This is what Trump said:
It is with a heavy heart and somber mind that we remember and honor the victims, survivors, heroes of the Holocaust. It is impossible to fully fathom the depravity and horror inflicted on innocent people by Nazi terror.
Yet, we know that in the darkest hours of humanity, light shines the brightest. As we remember those who died, we are deeply grateful to those who risked their lives to save the innocent.
In the name of the perished, I pledge to do everything in my power throughout my Presidency, and my life, to ensure that the forces of evil never again defeat the powers of good. Together, we will make love and tolerance prevalent throughout the world.Do you see any sentence that refers to the systematic anti-Semitism which led to the massacre of six million Jews?
This is known as "soft Holocaust denial." Ask the leading Holocaust historian Deborah Lipstadt
The de-Judaization of the Holocaust, as exemplified by the White House statement, is what I term softcore Holocaust denial.She first thought it was a rookie mistake and someone had screwed up. Then she read the defense provided by the White House:
In a clumsy defense Hope Hicks, the White House director of strategic communications, insisted that, the White House, by not referring to Jews, was acting in an “inclusive” manner. It deserved praise not condemnation. Hicks pointed those who inquired to an article which bemoaned the fact that, too often the “other” victims of the Holocaust were forgotten. Underlying this claim is the contention that the Jews are “stealing” the Holocaust for themselves. It is a calumny founded in anti-Semitism.As Professor Lipstadt explains, there were millions of victims of the Nazi regime and no one is denying their suffering. But that is not what the Holocaust was:
The Holocaust was something entirely different. It was an organized program with the goal of wiping out a specific people. Jews did not have to do anything to be perceived as worthy of being murdered. Old people who had to be wheeled to the deportation trains and babies who had to be carried were all to be killed.To claim otherwise is soft Holocaust denial. Remember Mel-The-Passion-of-Christ-Gibson? This is the same argument he used:
"I have friends and parents of friends who have numbers on their arms. The guy who taught me Spanish was a Holocaust survivor. He worked in a concentration camp in France. Yes, of course. Atrocities happened. War is horrible. The Second World War killed tens of millions of people. Some of them were Jews in concentration camps. Many people lost their lives. In the Ukraine, several million starved to death between 1932 and 1933. During the last century, 20 million people died in the Soviet Union." (h/t Atrios)What is interesting, at least to me, is the subdued reaction to this issue.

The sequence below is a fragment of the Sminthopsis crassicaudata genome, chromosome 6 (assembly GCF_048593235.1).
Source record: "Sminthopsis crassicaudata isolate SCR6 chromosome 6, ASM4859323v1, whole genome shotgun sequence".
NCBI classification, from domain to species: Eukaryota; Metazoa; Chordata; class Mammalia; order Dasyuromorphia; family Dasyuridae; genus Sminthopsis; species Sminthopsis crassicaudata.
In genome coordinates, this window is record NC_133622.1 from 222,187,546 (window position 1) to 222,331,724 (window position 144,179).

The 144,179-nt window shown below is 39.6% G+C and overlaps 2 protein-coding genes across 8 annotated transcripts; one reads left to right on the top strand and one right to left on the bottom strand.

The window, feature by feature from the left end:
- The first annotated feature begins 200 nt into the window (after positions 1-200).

The New York Times did not cover it as a separate piece. It was mentioned bypassingly in an op ed on theocracy.
Most other publications quoted a tweet by the CEO of Anti-Defamation League (ADL) Jonathan Greenblatt. It was fairly tepid criticism.
“@Whitehouse statement on #HolocaustMemorialDay, misses that it was six million Jews who perished, not just 'innocent people',” Greenblatt tweeted.What about other Jewish groups and leaders?
Well, the head of the World Jewish Congress Ron Lauder defended Trump's statement and slammed not the White House statement but ADL's criticism.
The combative Israeli ambassador Ron Dermer (who campaigned for Mitt Romney and raised money against Obama) gave a speech on the Remembrance Day to argue against the "universalization of the Holocaust" but did not mention the controversial statement.
“After the Holocaust took away so much from the Jews, we must not take the Holocaust itself away from the Jews,” Dermer said.The Republican Jewish Coalition, heavily funded by Sheldon Adelson stated that not mentioning Jews was an unfortunate omission but they said:
"As supporters of President Trump, we know that he holds in his heart the memory of the six million victims of the Holocaust, and is committed not just to their memory, but ensuring it never happens again.”The Zionist Organization of America was also chagrined somewhat but that was the extent of it.
Doesn't that surprise you?
As Atrios put it:
I don't know if Trump has any idea that he signed a holocaust denial proclamation - though not knowing is no excuse - but Bannon surely did. Priebus knows. Spicer knows. This is not secret stuff. If Obama had done this, Republicans, Democrats, and everyone in the US media would have lost their shit until he resigned. It's that bad.When Trump does it. Nothing.
And this is not the first time this is happening.
Here is a short list of Trump's recent exploits.
Trump was slow to denounced KKK leader David Duke. He deployed a meme that imposed a Star of David and Hillary Clinton’s face on top of a pile of money and was widely perceived as anti-Semitic — then refused to back down or apologize. He adopted the phrase “America First,” associated strongly with anti-Semitic isolationism in the United States before World War II. His son, Donald Trump Jr., said that if Republicans had behaved like Hillary Clinton, the media “would be warming up the gas chambers” — an odd choice of phrase that neo-Nazi websites celebrated.
I never thought that anti-Semitism would get a pass in the US.The campaign ad Trump employed to make his closing argument against Hillary Clinton was a collection of anti-Semitic stereotypes, featuring image of George Soros, Janet Yellen, and Goldman Sachs chair Lloyd Blankfein — all Jews — while accusing them of being global special interests who “control the levers of power” and “don’t have your interest in mind.”
As I mentioned before, IOKIYAR is now officially the law of the land.